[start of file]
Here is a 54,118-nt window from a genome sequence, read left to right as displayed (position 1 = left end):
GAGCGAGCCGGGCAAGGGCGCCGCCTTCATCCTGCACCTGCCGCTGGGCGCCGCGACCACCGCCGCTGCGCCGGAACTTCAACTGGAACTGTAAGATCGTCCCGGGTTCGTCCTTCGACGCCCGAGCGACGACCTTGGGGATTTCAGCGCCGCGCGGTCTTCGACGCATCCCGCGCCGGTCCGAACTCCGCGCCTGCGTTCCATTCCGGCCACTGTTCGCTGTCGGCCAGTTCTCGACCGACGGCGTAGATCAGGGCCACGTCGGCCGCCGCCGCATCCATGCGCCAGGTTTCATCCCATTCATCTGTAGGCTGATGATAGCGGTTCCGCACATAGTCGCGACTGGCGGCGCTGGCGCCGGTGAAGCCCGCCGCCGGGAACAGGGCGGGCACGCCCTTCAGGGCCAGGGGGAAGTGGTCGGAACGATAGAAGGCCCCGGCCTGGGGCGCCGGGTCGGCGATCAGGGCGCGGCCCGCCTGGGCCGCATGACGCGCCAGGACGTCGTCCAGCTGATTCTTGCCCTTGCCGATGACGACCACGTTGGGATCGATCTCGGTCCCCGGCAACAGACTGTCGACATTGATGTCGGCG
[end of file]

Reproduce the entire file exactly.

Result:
Here is a 54,118-nt window from a genome sequence, read left to right as displayed (position 1 = left end):
GAGCGAGCCGGGCAAGGGCGCCGCCTTCATCCTGCACCTGCCGCTGGGCGCCGCGACCACCGCCGCTGCGCCGGAACTTCAACTGGAACTGTAAGATCGTCCCGGGTTCGTCCTTCGACGCCCGAGCGACGACCTTGGGGATTTCAGCGCCGCGCGGTCTTCGACGCATCCCGCGCCGGTCCGAACTCCGCGCCTGCGTTCCATTCCGGCCACTGTTCGCTGTCGGCCAGTTCTCGACCGACGGCGTAGATCAGGGCCACGTCGGCCGCCGCCGCATCCATGCGCCAGGTTTCATCCCATTCATCTGTAGGCTGATGATAGCGGTTCCGCACATAGTCGCGACTGGCGGCGCTGGCGCCGGTGAAGCCCGCCGCCGGGAACAGGGCGGGCACGCCCTTCAGGGCCAGGGGGAAGTGGTCGGAACGATAGAAGGCCCCGGCCTGGGGCGCCGGGTCGGCGATCAGGGCGCGGCCCGCCTGGGCCGCATGACGCGCCAGGACGTCGTCCAGCTGATTCTTGCCCTTGCCGATGACGACCACGTTGGGATCGATCTCGGTCCCCGGCAACAGACTGTCGACATTGATGTCGGCG